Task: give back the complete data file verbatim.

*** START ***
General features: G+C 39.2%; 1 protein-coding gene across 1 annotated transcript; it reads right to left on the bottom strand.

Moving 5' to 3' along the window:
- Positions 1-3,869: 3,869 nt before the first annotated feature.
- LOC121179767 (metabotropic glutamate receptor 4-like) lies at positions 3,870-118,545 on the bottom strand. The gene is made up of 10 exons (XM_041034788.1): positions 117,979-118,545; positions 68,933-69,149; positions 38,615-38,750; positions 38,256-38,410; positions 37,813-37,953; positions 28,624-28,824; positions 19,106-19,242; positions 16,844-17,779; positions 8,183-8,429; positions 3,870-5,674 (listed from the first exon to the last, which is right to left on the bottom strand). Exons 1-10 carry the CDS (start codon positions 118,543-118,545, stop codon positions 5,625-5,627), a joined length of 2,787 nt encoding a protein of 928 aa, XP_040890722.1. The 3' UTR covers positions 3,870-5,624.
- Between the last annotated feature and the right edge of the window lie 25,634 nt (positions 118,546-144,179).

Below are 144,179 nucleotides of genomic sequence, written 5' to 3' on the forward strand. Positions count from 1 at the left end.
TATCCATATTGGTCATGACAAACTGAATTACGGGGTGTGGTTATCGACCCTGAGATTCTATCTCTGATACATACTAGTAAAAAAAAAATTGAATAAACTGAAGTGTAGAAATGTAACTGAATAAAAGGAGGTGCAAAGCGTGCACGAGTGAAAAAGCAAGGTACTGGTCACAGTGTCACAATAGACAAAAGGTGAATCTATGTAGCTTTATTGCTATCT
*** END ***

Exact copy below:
General features: G+C 39.2%; 1 protein-coding gene across 1 annotated transcript; it reads right to left on the bottom strand.

Moving 5' to 3' along the window:
- Positions 1-3,869: 3,869 nt before the first annotated feature.
- LOC121179767 (metabotropic glutamate receptor 4-like) lies at positions 3,870-118,545 on the bottom strand. The gene is made up of 10 exons (XM_041034788.1): positions 117,979-118,545; positions 68,933-69,149; positions 38,615-38,750; positions 38,256-38,410; positions 37,813-37,953; positions 28,624-28,824; positions 19,106-19,242; positions 16,844-17,779; positions 8,183-8,429; positions 3,870-5,674 (listed from the first exon to the last, which is right to left on the bottom strand). Exons 1-10 carry the CDS (start codon positions 118,543-118,545, stop codon positions 5,625-5,627), a joined length of 2,787 nt encoding a protein of 928 aa, XP_040890722.1. The 3' UTR covers positions 3,870-5,624.
- Between the last annotated feature and the right edge of the window lie 25,634 nt (positions 118,546-144,179).

Below are 144,179 nucleotides of genomic sequence, written 5' to 3' on the forward strand. Positions count from 1 at the left end.
TATCCATATTGGTCATGACAAACTGAATTACGGGGTGTGGTTATCGACCCTGAGATTCTATCTCTGATACATACTAGTAAAAAAAAAATTGAATAAACTGAAGTGTAGAAATGTAACTGAATAAAAGGAGGTGCAAAGCGTGCACGAGTGAAAAAGCAAGGTACTGGTCACAGTGTCACAATAGACAAAAGGTGAATCTATGTAGCTTTATTGCTATCT